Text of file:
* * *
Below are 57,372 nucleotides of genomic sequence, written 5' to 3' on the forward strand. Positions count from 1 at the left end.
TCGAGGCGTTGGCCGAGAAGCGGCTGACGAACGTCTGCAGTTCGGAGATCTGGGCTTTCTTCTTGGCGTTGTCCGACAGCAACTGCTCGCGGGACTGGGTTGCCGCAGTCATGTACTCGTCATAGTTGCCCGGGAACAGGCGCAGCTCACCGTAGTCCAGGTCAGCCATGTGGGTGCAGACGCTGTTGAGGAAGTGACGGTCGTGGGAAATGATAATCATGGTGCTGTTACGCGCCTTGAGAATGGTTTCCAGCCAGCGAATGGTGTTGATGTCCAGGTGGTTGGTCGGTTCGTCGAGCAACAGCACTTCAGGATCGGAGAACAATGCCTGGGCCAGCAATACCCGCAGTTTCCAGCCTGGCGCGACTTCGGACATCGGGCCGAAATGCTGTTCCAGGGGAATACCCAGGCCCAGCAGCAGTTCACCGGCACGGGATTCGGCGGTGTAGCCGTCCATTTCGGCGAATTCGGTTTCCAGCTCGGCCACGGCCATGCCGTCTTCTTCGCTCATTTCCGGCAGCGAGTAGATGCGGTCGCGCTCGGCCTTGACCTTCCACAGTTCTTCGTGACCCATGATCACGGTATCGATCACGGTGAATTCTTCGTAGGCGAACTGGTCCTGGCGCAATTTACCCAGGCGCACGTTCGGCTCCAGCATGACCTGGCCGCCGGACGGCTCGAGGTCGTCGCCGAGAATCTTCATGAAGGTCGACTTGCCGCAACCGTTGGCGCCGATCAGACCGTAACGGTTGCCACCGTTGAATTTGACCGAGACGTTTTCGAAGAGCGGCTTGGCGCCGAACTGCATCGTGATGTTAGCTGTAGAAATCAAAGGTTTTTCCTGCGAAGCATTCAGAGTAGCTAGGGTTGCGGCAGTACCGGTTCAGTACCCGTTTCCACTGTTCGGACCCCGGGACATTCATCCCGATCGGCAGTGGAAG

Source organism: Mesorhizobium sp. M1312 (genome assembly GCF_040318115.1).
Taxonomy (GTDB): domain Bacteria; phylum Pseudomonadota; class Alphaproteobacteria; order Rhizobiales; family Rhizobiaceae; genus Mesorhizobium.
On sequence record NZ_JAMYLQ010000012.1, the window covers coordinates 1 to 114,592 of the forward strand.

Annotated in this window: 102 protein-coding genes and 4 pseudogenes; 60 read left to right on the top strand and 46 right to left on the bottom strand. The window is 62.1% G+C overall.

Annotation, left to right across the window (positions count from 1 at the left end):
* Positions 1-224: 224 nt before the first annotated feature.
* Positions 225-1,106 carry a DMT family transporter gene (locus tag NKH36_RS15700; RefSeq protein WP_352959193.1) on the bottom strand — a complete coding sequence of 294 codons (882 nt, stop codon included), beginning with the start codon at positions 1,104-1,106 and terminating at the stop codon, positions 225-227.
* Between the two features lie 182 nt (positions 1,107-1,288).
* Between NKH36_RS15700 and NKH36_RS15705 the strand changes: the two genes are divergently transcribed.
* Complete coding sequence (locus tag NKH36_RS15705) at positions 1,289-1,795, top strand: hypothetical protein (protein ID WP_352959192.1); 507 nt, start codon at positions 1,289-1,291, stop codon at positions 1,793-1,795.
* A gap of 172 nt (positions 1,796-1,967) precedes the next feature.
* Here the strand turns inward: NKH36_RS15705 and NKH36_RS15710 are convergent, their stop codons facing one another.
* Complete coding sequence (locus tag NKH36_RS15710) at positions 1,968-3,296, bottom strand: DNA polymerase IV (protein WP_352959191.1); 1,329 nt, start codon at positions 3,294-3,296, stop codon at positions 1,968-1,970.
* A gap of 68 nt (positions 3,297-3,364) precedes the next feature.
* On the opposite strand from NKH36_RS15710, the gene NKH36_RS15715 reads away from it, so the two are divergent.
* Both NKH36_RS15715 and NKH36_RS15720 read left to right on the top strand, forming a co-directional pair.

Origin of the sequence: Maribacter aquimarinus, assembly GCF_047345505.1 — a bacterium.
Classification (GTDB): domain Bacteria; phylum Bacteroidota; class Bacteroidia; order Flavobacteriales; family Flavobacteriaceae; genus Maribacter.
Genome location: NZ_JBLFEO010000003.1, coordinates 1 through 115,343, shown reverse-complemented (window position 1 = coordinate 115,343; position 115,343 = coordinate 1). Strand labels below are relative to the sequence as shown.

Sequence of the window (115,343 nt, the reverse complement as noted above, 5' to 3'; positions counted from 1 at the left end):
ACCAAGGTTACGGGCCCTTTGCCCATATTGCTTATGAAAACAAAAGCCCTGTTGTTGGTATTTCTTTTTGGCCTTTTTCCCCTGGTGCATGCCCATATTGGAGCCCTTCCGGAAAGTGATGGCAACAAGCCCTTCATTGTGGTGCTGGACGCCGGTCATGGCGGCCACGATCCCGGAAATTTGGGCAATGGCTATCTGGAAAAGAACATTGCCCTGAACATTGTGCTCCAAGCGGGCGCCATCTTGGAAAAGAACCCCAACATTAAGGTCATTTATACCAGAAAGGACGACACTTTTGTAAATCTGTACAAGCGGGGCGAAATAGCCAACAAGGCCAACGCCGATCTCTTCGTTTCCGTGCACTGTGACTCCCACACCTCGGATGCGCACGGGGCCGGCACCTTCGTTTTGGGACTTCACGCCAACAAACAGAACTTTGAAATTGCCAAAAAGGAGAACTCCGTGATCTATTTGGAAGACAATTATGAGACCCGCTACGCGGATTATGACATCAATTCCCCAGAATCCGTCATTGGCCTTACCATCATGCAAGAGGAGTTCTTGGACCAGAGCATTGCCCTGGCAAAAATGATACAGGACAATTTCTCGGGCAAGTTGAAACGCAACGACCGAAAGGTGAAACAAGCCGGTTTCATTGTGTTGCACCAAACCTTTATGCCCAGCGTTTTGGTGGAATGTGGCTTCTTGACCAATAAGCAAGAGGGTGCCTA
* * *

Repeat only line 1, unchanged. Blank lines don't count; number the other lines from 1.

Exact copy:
Below are 57,372 nucleotides of genomic sequence, written 5' to 3' on the forward strand. Positions count from 1 at the left end.